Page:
Energy and the Making of Modern California

Williams, James C. | from Multimedia Library Collection:
Books & Profiles

Williams, James C. Energy and the Making of Modern California. Akron: University of Akron Press, 1997.

From the fuelwood that warmed its early settlers to the nuclear power plants that run the air-conditioners of contemporary citizens, California has shaped itself by tapping available energy resources, in the process coming to learn the capacity and constraints of technology as it affects the environment. Always a land apart, California has also become an early model for the United States and other countries in both its voracious consumption of energy and its enlightened concern for the natural world. Energy and the Making of Modern California, in its vivid abundance of detail and its scholarly range, shows how California’s complex and versatile environment constantly challenged technological inventiveness, making the state’s experience with energy a superb case study that clarifies our changing values and our rising concerns about how we live with the earth we live on. — University of Akron Press website.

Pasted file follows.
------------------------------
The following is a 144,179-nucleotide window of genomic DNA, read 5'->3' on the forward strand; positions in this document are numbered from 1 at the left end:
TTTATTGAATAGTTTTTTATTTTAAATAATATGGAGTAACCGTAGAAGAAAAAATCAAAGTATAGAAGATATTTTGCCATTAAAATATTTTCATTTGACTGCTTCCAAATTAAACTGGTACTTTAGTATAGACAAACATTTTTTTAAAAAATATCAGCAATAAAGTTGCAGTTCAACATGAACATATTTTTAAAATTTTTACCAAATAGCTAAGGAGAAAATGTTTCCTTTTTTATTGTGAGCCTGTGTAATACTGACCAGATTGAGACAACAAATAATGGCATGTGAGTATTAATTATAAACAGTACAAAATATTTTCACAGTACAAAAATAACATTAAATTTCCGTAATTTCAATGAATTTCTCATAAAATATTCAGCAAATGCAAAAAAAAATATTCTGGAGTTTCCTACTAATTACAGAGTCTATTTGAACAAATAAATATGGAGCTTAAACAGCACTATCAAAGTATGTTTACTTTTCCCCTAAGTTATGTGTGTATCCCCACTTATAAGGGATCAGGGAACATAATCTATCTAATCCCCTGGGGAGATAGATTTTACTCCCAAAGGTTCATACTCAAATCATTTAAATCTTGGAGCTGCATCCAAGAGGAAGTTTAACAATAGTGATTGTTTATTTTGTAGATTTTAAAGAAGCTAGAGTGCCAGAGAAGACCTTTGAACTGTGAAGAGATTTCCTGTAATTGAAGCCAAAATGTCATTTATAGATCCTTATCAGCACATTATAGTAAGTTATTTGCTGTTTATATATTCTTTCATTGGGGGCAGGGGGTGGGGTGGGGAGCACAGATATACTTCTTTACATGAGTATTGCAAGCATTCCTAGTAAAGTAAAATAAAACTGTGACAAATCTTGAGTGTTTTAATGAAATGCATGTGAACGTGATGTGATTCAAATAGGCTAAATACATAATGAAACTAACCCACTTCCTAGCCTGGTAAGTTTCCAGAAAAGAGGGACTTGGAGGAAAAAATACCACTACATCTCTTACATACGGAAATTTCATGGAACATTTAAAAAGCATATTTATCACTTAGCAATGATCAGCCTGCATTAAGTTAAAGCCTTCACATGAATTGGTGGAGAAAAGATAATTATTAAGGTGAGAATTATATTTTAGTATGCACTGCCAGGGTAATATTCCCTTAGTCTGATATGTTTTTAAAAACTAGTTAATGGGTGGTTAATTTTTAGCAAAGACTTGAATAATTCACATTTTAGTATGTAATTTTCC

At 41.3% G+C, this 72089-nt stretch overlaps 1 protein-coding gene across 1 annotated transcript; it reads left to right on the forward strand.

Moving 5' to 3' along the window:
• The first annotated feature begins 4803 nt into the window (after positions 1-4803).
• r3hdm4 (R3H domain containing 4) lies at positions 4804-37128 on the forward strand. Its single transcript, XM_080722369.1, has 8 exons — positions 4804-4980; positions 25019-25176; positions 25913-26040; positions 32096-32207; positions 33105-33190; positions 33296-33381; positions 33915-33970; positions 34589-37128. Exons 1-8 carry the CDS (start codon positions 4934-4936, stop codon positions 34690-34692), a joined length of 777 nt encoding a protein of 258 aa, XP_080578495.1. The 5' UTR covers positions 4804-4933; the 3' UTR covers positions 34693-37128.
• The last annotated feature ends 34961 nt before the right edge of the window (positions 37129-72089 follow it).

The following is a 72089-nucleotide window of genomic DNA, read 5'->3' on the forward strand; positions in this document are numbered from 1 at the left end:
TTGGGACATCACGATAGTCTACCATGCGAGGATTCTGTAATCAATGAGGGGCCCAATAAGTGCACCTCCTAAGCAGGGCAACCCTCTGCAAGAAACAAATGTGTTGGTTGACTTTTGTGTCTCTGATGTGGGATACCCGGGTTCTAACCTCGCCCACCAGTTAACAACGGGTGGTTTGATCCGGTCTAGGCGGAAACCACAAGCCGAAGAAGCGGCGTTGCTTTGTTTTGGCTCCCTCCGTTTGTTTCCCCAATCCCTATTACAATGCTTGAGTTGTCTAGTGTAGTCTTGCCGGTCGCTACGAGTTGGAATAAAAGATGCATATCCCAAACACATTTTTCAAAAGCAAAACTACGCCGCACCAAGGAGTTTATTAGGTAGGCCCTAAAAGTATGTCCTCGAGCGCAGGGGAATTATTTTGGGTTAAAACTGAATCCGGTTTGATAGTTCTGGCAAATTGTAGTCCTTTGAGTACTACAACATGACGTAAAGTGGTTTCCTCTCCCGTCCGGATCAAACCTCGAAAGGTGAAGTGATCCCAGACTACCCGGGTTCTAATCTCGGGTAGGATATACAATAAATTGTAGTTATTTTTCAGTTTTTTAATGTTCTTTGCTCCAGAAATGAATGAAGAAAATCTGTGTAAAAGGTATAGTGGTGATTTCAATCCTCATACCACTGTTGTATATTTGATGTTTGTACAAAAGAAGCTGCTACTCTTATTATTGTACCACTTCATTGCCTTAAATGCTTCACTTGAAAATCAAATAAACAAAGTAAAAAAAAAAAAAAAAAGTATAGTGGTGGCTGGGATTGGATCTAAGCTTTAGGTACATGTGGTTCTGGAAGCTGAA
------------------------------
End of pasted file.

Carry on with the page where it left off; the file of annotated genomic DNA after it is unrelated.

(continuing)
James C. Williams is Professor Emeritus at De Anza College in Cupertino, California.